A constructor is like a program. In this case, the rules of the language are physics itself. We're familiar with writing simple programs in C. We can imagine programs, like the halting problem solver. It turns out that program can't exist, but you kind of have to think about it for a while to understand why.

A constructor (as i understand it) is sort of hand rolled assembly (matter) running right on physics. Perhaps there are space unicorns on the dark side of the moon. We can imagine that. It's not really clear if physics actually allows that though. My gut says no, but the rules of the game, much like the rules of the language may allow such a collection of matter to exist.

I mean, quines are pretty weird. I wouldn't have thought that was even possible.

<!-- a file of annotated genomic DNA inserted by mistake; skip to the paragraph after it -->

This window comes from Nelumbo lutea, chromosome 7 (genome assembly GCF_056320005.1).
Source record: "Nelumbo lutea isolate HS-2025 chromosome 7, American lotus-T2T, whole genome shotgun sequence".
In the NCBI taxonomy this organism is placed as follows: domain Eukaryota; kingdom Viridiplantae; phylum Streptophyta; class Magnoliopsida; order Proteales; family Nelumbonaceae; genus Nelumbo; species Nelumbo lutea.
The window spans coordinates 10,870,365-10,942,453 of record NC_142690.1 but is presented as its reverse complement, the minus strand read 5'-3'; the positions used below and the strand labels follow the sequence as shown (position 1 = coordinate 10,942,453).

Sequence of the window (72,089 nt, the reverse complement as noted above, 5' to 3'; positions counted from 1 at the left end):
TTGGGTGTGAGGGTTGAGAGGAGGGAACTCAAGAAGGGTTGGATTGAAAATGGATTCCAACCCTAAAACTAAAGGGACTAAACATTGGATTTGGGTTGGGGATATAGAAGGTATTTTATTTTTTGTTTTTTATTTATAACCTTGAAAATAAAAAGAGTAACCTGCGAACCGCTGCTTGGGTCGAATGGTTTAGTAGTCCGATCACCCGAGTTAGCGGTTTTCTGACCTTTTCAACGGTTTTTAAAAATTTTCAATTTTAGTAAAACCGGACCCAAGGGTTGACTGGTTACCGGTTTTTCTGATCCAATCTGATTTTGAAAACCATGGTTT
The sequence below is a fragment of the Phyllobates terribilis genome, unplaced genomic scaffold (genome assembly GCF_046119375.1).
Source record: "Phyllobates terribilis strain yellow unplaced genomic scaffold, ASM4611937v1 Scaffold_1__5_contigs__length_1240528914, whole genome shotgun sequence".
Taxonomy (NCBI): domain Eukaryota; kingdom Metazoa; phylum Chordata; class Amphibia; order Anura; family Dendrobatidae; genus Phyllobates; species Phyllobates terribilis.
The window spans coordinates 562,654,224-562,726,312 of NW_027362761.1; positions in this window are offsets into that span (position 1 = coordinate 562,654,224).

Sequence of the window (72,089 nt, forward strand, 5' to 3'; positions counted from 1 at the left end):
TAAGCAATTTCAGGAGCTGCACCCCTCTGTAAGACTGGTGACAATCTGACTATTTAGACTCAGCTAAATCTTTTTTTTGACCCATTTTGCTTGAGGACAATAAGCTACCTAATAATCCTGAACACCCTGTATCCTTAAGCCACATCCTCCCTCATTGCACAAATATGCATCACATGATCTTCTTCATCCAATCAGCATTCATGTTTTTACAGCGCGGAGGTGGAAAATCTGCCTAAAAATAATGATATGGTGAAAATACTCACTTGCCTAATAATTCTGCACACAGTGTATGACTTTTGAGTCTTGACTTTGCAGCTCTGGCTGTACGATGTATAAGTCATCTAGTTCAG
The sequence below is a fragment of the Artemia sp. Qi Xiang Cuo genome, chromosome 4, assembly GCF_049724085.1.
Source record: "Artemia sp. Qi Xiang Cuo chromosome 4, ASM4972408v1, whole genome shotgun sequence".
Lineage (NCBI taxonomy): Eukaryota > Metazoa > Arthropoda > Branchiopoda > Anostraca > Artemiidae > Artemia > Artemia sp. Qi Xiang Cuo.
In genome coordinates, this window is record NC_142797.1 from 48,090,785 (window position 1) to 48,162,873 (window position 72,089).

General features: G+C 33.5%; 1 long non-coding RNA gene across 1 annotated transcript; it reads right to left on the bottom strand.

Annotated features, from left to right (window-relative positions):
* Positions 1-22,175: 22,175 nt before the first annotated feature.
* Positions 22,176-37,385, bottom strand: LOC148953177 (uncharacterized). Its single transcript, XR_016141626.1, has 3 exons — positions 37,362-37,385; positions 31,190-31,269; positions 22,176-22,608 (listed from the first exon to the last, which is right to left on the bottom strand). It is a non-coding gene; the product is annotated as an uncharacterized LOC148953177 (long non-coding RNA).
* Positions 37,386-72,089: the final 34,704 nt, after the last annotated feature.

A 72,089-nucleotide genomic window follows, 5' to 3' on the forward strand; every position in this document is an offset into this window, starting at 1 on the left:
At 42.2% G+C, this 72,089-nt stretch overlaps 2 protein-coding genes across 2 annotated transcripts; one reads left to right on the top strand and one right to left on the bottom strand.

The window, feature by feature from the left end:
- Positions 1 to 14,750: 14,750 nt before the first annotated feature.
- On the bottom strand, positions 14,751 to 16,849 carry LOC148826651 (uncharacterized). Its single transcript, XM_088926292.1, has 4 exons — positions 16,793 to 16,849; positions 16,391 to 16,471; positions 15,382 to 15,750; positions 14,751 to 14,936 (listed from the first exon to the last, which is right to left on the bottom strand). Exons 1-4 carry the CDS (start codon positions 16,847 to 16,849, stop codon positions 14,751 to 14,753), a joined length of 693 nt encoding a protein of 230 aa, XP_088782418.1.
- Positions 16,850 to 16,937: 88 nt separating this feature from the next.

And its not even an original mistake. Our ancestors also used words (like "god") to answer (i.e. stop asking) questions about the origin of life.

But I for one look forward to worshiping the Great Constructor.


Nice theory. Fly in the ointment: Our ancestors didn't stop asking, quite obviously, given that we ended up here.


Actually a lot of ancestors did stop asking. I think that is established fact, not theory, as even today it is easy to find people who disbelieve even basic science when it contradicts a religious view.

But fortunately, as you point out, not everyone stops asking questions.


It didn't fly back. It bounced, as in what goes up must (unless it achieves escape velocity), come back down. The comet has gravity, just like earth. Just not much, because it is much smaller than earth